When caring for any patient, having a basic understanding of their culture and values can go a long way towards building trust and improving their experience and outcome. This rings true especially during Ramadan, considered the most sacred month of the year in the Muslim calendar. A basic understanding of Ramadan will help promote shared decision making with improved provider-patient partnerships, leading to better care for sick Muslim patients during the holiday, which takes place this year from April 2 until May 2.
Providing Care During Ramadan
Not everyone knows the intricacies of Ramadan and what the observance entails, so a brief breakdown can benefit healthcare workers during the sacred month. Ramadan is a month-long religious observation, wherein many Muslims fast from dawn to sunset, worship, pray, give generous charity, self-reflect, and focus on strengthening character and self-control. It culminates with celebrations of Eid-al Fitr holiday. When treating patients, it’s important to remember to never make assumptions about the patient’s practices — ask the patient about their observances instead.
Ramadan fasting takes place from dawn to sunset, with abstinence from food, drink, smoking, and sexual intercourse during fasting hours. Islam adheres to a 12-month lunar calendar; Ramadan is the ninth month and is one of the five pillars of Islam. The Islamic year is approximately 11 days shorter than the Western Gregorian calendar, so Ramadan occurs at different times of the calendar year. Ramadan in the winter leads to shorter fasts because of the shorter days. Summer Ramadan fasts are much longer, with thirst being a greater challenge for many. Fasting Muslims usually eat a suhoor meal to begin the fast at dawn, and an iftar meal to break the fast at sunset. Exemptions to fasting include anyone who is traveling, pregnant, breastfeeding, or menstruating; prepubertal children or those with acute or chronic illnesses that may worsen with fasting are also exempt.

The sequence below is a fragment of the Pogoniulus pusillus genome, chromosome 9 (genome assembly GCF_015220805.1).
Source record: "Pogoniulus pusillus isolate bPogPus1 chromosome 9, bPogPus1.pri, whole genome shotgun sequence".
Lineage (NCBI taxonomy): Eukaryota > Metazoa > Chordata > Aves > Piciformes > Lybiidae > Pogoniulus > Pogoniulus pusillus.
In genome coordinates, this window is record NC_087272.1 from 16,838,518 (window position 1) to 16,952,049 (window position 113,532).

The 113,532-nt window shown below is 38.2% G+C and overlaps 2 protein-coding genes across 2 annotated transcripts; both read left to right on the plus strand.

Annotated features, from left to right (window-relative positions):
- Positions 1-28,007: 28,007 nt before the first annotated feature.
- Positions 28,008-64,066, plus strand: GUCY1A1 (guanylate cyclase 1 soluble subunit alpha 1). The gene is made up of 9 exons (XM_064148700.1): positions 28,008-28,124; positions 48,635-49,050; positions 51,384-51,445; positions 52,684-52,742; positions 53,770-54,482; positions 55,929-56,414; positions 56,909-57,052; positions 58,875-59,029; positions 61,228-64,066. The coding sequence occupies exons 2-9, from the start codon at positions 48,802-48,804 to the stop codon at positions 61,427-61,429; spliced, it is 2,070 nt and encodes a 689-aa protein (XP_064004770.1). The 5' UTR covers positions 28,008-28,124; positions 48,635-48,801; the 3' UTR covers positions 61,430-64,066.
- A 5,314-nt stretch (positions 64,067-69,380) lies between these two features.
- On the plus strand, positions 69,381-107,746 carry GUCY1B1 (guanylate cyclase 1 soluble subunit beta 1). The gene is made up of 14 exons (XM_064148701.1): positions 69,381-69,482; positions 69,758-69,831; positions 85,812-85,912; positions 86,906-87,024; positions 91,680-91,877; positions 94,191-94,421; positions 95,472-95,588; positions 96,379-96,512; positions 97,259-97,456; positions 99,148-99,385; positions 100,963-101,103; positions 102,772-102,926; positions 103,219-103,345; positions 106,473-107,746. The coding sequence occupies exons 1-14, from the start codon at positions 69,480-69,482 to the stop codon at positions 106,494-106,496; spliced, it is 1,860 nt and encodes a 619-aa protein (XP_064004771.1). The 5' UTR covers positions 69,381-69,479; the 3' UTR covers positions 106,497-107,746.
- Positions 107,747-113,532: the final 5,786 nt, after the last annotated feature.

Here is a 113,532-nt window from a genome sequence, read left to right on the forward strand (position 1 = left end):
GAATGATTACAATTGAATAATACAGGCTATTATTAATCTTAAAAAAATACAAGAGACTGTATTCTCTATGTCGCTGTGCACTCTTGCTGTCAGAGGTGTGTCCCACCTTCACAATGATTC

Despite these exemptions, some patients may still fast. Providers should be aware that patients can make up a day of fasting if they weren’t able to participate in the fast. They can also feed someone who is less fortunate to make up for not fasting. There are also procedures that may invalidate the patient’s fast. Physicians should be aware of these instances since invalidating the fast may create significant distress for the patient. Invalidating procedures include consuming oral medications, asthma inhalers, most endoscopic procedures, general anesthesia, IV fluids, parenteral nutrition, and intentional vomiting. It is important to partner with the patient and their family to go over these and other procedures that may invalidate fasting. In some cases, you may need to alter the timing of medication administration or procedures to accommodate for fasting hours. Most Muslim scholars consider the following permissible: ear, nose, and eye drops, rectal suppositories, enemas, and blood transfusions.